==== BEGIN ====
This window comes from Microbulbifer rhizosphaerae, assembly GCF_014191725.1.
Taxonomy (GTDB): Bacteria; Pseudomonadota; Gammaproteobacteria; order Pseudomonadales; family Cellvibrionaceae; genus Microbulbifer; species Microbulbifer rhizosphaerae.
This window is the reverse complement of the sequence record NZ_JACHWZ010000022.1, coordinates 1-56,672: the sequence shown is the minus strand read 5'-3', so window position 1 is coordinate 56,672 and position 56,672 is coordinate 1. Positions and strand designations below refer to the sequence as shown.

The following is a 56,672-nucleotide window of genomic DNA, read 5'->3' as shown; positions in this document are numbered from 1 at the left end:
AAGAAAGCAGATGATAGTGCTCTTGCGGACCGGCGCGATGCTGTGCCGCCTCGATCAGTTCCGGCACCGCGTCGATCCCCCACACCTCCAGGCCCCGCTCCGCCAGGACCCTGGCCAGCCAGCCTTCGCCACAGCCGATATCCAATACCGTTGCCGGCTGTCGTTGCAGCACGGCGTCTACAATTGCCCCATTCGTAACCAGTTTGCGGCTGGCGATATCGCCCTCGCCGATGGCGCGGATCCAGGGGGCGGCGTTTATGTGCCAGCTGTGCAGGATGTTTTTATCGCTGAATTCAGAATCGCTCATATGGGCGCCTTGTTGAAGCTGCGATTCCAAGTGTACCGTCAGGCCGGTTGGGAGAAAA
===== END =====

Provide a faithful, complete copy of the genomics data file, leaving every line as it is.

This window comes from Microbulbifer rhizosphaerae, assembly GCF_014191725.1.
Taxonomy (GTDB): Bacteria; Pseudomonadota; Gammaproteobacteria; order Pseudomonadales; family Cellvibrionaceae; genus Microbulbifer; species Microbulbifer rhizosphaerae.
This window is the reverse complement of the sequence record NZ_JACHWZ010000022.1, coordinates 1-56,672: the sequence shown is the minus strand read 5'-3', so window position 1 is coordinate 56,672 and position 56,672 is coordinate 1. Positions and strand designations below refer to the sequence as shown.

The following is a 56,672-nucleotide window of genomic DNA, read 5'->3' as shown; positions in this document are numbered from 1 at the left end:
AAGAAAGCAGATGATAGTGCTCTTGCGGACCGGCGCGATGCTGTGCCGCCTCGATCAGTTCCGGCACCGCGTCGATCCCCCACACCTCCAGGCCCCGCTCCGCCAGGACCCTGGCCAGCCAGCCTTCGCCACAGCCGATATCCAATACCGTTGCCGGCTGTCGTTGCAGCACGGCGTCTACAATTGCCCCATTCGTAACCAGTTTGCGGCTGGCGATATCGCCCTCGCCGATGGCGCGGATCCAGGGGGCGGCGTTTATGTGCCAGCTGTGCAGGATGTTTTTATCGCTGAATTCAGAATCGCTCATATGGGCGCCTTGTTGAAGCTGCGATTCCAAGTGTACCGTCAGGCCGGTTGGGAGAAAA